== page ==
One night on the University beat

Jessica Steeno

I sat in the back of a University Police squad car for most of Friday night.
It took more than five tries for me to learn that the car doors don’t open from the inside and my shoes still bear scuff marks from the steel plate separating the front and back seats.
After covering the cops beat since June, I decided to learn firsthand what campus police officers do during a typical shift.
It ain’t all coffee and doughnuts.
University Police Officer Dave St. Cyr guided me through the world of campus crime. He has served on the University Police force for more than two years.
At the start of his shift, St. Cyr dug behind his squad car’s vinyl seat cushions.
“I’m looking for contraband,” he said. “Maybe drugs, a knife, razor blades, anything a criminal could have left behind.”
Although it’s not required of University Police, St. Cyr wore a bulletproof vest. He estimated that 90 percent of the officers in his department wear them.
“Seventy-five percent of officers killed in the field are killed during traffic stops,” he said. “If I forget to wear mine, I always feel a bit vulnerable during traffic stops.”
Cyr loaded his briefcase and laser gun, which is used to monitor traffic speeds, into the back seat. The photographer, whose longer legs won her the honor of riding shotgun, hopped into the spacious front seat.
I squished myself and my notebook into the back.
St. Cyr’s car is number 1811, and its driver is responsible for answering calls south of Washington Avenue and on the West Bank.
Our first assignment was a routine patrol of the Mississippi banks. As we drove down the bumpy dirt road, we got our first call to action. St. Cyr hit the siren, which luckily covered my rookie squeals of excitement as the tires kicked up dust.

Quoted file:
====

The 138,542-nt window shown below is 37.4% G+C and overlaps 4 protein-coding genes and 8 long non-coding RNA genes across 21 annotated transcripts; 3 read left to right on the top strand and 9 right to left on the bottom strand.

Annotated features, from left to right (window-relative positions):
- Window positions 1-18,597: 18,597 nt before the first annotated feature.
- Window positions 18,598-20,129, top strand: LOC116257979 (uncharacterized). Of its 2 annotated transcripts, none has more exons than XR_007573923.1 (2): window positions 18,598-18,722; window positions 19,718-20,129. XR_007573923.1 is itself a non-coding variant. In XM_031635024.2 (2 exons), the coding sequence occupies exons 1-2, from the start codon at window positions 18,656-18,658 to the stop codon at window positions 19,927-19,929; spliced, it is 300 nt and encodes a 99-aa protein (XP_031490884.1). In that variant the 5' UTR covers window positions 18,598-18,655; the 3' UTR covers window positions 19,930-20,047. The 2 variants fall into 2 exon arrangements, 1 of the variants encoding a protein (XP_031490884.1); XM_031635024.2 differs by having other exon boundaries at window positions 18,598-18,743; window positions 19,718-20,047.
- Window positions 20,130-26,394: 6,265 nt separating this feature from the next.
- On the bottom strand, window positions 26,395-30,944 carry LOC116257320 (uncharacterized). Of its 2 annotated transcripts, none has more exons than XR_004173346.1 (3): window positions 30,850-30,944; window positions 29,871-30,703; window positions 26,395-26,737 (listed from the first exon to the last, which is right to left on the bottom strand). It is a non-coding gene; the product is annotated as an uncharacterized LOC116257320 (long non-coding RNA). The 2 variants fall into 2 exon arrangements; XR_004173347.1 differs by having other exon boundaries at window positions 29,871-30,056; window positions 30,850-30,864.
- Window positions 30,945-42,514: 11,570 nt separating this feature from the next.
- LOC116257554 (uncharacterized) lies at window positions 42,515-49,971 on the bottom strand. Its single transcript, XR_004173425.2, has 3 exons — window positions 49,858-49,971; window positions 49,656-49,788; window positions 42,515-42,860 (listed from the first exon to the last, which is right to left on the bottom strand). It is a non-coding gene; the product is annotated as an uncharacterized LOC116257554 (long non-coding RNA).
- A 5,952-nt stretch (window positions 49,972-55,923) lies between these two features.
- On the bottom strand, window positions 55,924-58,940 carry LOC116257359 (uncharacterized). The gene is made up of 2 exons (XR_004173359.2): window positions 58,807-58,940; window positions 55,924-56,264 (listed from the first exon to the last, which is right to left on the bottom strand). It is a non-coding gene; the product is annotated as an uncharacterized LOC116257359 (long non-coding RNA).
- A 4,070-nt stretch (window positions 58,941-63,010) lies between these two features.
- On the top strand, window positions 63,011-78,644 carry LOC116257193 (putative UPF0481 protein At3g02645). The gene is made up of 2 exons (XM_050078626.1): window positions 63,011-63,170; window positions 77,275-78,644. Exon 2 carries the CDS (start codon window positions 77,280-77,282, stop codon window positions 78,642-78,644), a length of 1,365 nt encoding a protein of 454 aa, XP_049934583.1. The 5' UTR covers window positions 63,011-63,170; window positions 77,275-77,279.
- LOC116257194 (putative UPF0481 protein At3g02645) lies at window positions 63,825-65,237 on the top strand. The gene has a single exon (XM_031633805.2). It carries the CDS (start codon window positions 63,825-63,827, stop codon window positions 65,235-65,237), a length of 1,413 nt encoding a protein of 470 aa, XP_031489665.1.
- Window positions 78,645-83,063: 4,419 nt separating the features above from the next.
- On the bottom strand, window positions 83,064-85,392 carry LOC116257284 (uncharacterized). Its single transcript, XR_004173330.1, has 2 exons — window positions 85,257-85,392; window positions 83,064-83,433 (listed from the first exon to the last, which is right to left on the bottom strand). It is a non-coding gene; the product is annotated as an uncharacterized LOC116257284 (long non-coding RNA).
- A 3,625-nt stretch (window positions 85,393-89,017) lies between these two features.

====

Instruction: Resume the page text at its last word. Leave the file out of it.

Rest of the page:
We hit the pavement going 40 mph, swerving in and out of cars along Fourth Street until we reached Williams Arena.
St. Cyr was called because another officer needed assistance at Williams Arena. Earlier in the day, a man had threatened to return to the building with a gun. Apparently, he was back and playing basketball on the Gopher’s indoor basketball court, which is not open to the public.
“We don’t know if he has (a gun), and we can only assume that he does,” St. Cyr said.
After a brief search of the arena on foot, St. Cyr spotted the suspect leaving the building. He was followed by another man, University Police Officer Bob Hanley. Together, the officers cornered the man on Oak Street.
After a quick frisk, the officers obtained the man’s identification. While the officers waited to see if there were warrants out for the man’s arrest, the suspect began to get restless.
Hanley stood with one foot propped on a concrete block and repeatedly asked the suspect why he was in the arena.
The suspect didn’t answer the questions directly, but kept repeating, “I’m being harassed.”
When the suspect attempted to cross the street during heavy traffic, officers handcuffed him. Then, two plain-clothes officers, who were waiting nearby, rushed to the scene.